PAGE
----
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Evaluation of postnatal education on breastfeeding technique of Jordanian mothers

02 November 2017
Volume 25 · Issue 11



In Jordan, most of postnatal breastfeeding education is focused on knowledge of breastfeeding rather than latch-on technique and skills of breastfeeding practice.


To measure the effectiveness of postnatal breastfeeding education among postpartum mothers in Jordan.


A quasi-experimental, non-equivalent control group before-after design was used to measure the effectiveness of postnatal breastfeeding education among 216 Jordanian mothers. The intervention group received a postnatal breastfeeding education session, while the comparison group received daily postnatal care in hospital. Data were collected before and after the intervention.


This study showed an increase in the number of postpartum mothers in the intervention group who demonstrated skills of proper positioning after receiving educational material.


Postnatal breastfeeding education is effective in promoting breastfeeding practice and exclusive breastfeeding.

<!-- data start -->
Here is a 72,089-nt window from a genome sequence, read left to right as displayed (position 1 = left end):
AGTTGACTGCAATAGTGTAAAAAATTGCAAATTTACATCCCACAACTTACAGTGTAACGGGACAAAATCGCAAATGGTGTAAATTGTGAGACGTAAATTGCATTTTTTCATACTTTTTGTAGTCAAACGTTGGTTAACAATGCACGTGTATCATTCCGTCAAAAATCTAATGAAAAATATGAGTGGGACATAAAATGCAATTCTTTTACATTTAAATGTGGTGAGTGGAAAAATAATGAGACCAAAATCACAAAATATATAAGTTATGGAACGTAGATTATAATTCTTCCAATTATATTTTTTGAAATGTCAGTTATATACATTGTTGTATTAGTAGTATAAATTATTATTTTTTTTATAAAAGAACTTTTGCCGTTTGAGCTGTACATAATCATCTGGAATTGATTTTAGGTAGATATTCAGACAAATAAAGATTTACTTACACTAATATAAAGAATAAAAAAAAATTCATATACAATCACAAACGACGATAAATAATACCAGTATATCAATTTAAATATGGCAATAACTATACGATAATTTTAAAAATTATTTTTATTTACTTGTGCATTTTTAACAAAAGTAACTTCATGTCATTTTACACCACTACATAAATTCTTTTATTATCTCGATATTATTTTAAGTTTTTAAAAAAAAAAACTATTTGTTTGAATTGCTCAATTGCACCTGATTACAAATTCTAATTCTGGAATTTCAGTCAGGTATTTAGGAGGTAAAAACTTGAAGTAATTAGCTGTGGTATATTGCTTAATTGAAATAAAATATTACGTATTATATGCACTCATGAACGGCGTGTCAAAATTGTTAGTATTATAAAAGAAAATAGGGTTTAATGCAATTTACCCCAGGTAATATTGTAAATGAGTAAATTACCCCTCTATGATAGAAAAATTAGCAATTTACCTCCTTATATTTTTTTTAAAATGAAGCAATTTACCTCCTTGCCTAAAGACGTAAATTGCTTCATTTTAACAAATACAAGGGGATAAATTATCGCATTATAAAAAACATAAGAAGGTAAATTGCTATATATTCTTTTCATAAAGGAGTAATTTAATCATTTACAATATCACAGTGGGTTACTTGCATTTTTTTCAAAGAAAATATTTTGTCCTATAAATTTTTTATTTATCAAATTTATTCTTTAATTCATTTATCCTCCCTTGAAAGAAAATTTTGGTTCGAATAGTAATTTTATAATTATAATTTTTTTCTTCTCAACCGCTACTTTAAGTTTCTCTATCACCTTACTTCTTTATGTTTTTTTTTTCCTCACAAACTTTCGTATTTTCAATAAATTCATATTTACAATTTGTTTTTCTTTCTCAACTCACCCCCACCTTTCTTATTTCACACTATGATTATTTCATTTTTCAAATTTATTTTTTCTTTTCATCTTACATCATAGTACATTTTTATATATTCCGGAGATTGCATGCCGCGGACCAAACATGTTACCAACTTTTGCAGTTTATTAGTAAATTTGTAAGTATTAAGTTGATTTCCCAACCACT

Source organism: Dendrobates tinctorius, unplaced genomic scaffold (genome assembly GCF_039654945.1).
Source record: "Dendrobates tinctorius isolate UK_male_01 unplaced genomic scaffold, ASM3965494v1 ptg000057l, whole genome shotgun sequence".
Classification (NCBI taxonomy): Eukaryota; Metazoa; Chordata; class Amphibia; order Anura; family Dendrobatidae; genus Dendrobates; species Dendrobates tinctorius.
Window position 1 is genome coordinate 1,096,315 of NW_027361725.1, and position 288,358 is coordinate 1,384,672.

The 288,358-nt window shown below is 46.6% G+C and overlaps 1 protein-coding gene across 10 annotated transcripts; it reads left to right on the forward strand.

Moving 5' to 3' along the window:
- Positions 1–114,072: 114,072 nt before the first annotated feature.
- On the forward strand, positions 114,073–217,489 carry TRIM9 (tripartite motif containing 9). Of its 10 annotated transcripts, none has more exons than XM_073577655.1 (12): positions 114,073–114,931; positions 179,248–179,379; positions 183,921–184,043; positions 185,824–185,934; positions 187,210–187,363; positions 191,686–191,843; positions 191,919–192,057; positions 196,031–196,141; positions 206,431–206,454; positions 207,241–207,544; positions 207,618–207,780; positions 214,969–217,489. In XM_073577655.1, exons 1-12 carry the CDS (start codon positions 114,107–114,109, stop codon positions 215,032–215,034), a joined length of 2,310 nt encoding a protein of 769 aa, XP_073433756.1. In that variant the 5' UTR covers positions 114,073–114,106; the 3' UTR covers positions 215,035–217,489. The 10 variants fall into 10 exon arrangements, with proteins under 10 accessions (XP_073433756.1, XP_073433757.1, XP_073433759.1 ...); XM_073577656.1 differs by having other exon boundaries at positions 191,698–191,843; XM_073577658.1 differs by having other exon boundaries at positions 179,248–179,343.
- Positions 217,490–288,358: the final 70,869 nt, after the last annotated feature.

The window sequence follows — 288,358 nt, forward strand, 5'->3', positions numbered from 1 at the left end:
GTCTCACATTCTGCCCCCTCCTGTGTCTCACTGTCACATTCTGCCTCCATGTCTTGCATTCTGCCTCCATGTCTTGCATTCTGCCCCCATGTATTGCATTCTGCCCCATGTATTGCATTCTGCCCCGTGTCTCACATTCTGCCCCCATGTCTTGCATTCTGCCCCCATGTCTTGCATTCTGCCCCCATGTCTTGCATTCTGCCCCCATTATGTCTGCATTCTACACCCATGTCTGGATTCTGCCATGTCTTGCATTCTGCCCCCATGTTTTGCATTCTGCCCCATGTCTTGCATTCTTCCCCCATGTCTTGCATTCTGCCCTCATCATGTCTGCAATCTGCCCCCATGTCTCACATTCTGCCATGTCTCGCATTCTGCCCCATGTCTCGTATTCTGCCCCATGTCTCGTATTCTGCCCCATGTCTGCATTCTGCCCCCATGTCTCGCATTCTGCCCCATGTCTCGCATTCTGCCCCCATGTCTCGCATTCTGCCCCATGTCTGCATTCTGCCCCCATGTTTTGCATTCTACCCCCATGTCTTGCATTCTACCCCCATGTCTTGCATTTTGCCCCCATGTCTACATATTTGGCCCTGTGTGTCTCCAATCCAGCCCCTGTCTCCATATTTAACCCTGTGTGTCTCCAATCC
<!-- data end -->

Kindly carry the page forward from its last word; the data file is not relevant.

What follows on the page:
Breastfeeding has been shown to improve intellectual, neurological, psychomotor, and social development (Olang et al, 2009; Kronborg and Kok, 2011), and to provide all essential nutrients for the development of the infant brain and nervous system. It is also associated with decreased risk for many early life diseases (Olang et al, 2009).

The pattern of breastfeeding has been changing in recent years. The breastfeeding rate is declining and early cessation of breastfeeding is increasing (Kim et al, 2013), influenced by social, physiological, and psychological factors. The most commonly cited factors that lead to early cessation of breastfeeding are physiological (Banginwar et al, 2011), such as sore and cracked nipples, problems with attachment, and insufficient breast milk production (Abuidhail et al, 2014). The positioning and attachment of the newborn infant to the breast during breastfeeding have been the main causes of occurrence of nipple problems and insufficient milk supply (Banginwar et al, 2011). Insufficient milk supply causes lactation failure, which deprives the newborn infant of natural passive immunity, causes susceptiblity to hypoglycaemic seizures, and impairs sensory and cognitive developments (Tella et al, 2016).

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